Sarah Jones was struck and killed by a freight train Feb. 20 during filming… ((International Cinematographers…)
At least 500 film industry workers gathered in West Hollywood on Friday night to pay tribute to Sarah Jones, the 27-year-old assistant camerawoman killed on a film set last month in Georgia.
Hundreds of union members walked along Sunset Boulevard from the Directors Guild of America building to a parking lot behind the headquarters of the International Cinematographers Guild, where they held candles, and watched videos of Jones' life on two large video screens. Several wore T-shirts with the messages: "We're all Sarah Jones" and "Never Forget. Never Again."
Richard Jones thanked the industry for its outpouring of support for his daughter, whose death after being struck by a freight train in Jesup, Ga., stunned the film community and triggered an extraordinary social media campaign to have her passing recognized during the Oscars ceremony. More than 62,000 people signed a petition to add Jones' name to the Academy Awards in memoriam tribute.
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"Thank you for the beautiful tribute to a beautiful soul," said Richard Jones, who with his wife Elizabeth flew in from South Carolina to attend Friday's memorial.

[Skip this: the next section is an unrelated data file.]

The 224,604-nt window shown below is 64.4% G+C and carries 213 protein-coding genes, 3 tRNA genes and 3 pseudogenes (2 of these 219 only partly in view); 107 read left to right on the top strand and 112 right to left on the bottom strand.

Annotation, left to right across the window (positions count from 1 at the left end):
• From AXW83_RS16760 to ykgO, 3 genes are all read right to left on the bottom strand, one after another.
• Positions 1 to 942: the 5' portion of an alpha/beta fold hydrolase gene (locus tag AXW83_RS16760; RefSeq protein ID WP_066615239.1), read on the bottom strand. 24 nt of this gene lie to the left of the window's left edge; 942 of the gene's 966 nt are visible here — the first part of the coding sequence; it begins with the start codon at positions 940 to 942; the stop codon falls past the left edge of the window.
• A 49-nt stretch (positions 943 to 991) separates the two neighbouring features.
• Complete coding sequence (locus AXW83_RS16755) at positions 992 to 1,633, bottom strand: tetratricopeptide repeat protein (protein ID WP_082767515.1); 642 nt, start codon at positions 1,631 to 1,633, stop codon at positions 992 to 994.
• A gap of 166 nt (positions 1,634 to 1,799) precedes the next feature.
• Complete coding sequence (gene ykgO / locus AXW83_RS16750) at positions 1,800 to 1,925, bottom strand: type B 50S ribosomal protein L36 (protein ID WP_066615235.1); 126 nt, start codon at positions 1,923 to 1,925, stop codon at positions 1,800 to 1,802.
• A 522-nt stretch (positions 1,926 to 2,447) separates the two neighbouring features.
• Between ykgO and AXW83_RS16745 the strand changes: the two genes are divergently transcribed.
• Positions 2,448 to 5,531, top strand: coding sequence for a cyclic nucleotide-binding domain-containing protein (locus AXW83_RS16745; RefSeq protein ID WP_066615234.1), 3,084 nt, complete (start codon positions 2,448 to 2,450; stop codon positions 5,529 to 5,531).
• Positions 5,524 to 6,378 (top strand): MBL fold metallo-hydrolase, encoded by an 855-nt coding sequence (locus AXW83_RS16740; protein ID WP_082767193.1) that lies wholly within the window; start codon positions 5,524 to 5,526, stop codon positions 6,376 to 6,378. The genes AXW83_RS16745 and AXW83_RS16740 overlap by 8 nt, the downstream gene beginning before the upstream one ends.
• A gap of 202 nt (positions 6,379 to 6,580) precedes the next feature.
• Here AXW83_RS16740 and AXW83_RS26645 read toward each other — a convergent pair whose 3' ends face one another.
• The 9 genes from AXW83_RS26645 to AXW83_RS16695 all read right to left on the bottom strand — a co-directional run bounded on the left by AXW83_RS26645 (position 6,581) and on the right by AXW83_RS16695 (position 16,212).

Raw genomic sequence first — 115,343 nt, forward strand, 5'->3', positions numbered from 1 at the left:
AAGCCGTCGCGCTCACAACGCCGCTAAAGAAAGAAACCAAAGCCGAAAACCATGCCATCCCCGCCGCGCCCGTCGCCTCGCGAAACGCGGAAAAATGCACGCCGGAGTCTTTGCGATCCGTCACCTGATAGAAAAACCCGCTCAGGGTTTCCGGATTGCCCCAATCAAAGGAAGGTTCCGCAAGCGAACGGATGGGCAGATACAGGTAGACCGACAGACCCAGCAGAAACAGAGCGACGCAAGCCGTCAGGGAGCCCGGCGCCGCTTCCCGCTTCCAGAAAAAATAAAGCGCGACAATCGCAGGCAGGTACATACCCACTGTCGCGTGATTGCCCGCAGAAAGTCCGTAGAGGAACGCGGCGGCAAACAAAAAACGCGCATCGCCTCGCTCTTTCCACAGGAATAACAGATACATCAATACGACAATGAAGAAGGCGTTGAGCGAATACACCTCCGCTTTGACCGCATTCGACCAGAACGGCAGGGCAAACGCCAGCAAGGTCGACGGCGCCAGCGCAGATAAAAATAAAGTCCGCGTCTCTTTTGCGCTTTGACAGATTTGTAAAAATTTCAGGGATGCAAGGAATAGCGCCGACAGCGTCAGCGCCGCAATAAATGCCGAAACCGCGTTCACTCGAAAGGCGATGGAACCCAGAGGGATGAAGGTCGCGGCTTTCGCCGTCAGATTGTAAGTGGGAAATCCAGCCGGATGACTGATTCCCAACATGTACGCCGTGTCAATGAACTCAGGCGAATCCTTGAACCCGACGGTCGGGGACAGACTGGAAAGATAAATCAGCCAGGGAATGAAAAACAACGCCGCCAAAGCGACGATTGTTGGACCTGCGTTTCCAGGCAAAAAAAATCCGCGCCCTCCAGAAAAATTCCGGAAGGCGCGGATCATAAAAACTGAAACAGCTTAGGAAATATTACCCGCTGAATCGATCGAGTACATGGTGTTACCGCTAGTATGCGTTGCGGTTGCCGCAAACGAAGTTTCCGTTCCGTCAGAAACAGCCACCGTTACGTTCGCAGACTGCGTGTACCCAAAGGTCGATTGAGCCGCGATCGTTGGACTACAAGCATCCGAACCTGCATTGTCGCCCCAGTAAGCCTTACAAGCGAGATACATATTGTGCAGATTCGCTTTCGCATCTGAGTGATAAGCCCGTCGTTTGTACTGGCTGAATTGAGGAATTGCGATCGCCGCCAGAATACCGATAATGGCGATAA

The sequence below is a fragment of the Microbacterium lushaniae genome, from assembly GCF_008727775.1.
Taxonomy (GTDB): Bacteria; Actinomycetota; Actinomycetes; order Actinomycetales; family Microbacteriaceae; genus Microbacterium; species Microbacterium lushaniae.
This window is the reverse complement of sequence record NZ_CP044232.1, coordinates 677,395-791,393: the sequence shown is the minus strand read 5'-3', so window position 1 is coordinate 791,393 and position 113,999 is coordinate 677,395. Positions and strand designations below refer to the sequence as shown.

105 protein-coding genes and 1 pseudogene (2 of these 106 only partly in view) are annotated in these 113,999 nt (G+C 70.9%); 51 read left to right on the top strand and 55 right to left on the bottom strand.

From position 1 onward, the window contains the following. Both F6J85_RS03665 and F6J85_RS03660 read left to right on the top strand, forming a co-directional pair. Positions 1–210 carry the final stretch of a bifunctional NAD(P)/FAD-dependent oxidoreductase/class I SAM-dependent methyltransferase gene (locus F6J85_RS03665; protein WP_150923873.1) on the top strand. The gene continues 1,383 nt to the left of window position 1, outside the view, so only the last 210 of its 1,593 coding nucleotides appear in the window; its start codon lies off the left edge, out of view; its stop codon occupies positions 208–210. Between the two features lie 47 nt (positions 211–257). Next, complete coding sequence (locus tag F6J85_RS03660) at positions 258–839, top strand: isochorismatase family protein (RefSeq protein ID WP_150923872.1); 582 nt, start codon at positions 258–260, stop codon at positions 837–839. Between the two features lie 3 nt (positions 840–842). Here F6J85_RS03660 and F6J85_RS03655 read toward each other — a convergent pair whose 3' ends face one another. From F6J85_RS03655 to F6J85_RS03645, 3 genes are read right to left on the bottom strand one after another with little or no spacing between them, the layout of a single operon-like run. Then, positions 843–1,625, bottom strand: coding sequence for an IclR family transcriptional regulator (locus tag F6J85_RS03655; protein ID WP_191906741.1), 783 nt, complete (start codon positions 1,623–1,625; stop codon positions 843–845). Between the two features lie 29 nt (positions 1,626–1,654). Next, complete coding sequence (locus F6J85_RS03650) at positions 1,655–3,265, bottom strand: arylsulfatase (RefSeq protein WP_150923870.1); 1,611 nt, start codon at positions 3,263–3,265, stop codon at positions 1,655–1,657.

But Jones also urged the crowd to honor his daughter by creating safer film sets and preventing similar accidents in the future.
"This is not the end," he said, "but rather the beginning of a movement for safer film sets ... there is no reason for another father to give you this talk."
The message resonated with union officials who spoke at the memorial.
"We make movies and we entertain millions of people and no one should have to die for that," said Mike Miller, vice president of the International Alliance of Theatrical Stage Employees. "What happened on that train trestle in Georgia horrified us."
Steven Poster, president of the cinematographers guild, which organized the memorial added: "We hope we will never again have to come together as we have tonight to grieve, to console, to heal and to speak out about the need for total safety in our workplace. The death of Sarah Jones will stand for something and will hold a place of honor in our industry for years to come."
Two of Jones' friends and coworkers, assistant camerawoman Amanda Etheridge and director of photography Robert LaBonge, also shared memories of Jones, who was well liked by her colleagues.
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"Everyone wanted Sarah by their side," said LaBonge, who worked with Jones on the TV show "Army Wives." "When you're on a set and something happens that makes you smile, think of Sarah's joyful attitude."
Jones also will be honored Saturday night by the Society of Camera Operators during their Lifetime Achievement awards.
She was killed Feb. 20 by a freight training while filming a Gregg Allman biopic "Midnight Rider." The accident, which injured seven others, has sparked multiple investigations, including a probe into possible criminal negligence.
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